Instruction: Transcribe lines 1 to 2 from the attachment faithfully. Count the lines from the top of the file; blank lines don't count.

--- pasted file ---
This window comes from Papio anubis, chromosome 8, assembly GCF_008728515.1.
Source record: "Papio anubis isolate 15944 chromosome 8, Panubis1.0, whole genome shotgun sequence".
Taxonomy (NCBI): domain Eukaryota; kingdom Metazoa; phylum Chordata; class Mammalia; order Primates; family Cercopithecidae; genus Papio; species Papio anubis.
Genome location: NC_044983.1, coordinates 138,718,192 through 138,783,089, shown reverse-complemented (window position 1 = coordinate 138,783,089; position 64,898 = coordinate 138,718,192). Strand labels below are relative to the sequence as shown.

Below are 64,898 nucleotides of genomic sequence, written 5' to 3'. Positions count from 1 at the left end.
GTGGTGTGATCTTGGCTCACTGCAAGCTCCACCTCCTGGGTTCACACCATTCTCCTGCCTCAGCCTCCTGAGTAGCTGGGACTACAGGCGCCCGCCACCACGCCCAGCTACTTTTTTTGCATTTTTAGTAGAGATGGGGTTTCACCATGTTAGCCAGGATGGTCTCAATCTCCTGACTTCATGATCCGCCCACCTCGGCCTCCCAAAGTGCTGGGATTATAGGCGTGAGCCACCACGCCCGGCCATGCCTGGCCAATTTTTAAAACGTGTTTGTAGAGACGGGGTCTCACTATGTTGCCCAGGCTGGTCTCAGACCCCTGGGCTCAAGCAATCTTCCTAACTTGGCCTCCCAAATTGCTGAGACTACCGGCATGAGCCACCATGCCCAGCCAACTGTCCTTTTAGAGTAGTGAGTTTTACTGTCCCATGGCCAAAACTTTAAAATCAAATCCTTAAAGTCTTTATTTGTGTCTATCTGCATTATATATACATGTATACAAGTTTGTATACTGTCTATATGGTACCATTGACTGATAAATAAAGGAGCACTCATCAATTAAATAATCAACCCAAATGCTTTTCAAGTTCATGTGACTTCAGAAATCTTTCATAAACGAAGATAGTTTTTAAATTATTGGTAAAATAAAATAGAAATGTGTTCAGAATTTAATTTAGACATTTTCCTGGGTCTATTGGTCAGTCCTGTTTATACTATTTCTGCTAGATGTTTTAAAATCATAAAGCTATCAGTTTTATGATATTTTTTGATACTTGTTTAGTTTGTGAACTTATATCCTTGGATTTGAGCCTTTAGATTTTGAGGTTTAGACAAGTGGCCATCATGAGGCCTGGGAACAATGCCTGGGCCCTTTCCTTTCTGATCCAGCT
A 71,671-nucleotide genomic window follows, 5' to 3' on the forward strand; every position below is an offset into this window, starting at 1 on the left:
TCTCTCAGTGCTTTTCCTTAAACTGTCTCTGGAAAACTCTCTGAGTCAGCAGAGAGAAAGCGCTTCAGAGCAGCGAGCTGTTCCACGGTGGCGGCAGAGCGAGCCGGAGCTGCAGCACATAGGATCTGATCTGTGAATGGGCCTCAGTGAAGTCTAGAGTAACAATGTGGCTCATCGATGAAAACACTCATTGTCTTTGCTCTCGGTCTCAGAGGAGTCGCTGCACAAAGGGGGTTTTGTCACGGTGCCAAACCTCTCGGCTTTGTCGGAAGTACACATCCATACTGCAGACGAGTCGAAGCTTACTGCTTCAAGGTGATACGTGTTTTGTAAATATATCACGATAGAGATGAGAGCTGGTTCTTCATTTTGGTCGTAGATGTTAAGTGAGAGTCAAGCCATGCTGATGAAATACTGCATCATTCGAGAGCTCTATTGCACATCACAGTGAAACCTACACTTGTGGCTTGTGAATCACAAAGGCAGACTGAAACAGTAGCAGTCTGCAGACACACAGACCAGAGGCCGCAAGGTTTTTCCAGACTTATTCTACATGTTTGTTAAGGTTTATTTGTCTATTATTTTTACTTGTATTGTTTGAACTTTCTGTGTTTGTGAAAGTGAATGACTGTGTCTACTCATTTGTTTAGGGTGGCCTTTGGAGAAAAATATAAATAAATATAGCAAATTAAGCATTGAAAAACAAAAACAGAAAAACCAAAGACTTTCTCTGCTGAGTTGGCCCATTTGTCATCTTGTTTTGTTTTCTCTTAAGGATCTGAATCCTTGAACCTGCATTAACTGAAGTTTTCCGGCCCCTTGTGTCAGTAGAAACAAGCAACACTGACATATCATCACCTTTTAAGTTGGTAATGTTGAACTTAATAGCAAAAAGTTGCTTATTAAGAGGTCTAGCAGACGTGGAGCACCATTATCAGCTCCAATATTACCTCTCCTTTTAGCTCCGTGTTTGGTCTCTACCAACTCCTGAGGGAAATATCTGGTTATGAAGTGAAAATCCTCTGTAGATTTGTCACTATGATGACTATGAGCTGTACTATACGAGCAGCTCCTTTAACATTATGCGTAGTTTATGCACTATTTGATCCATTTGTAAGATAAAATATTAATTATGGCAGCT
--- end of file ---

This window comes from Papio anubis, chromosome 8, assembly GCF_008728515.1.
Source record: "Papio anubis isolate 15944 chromosome 8, Panubis1.0, whole genome shotgun sequence".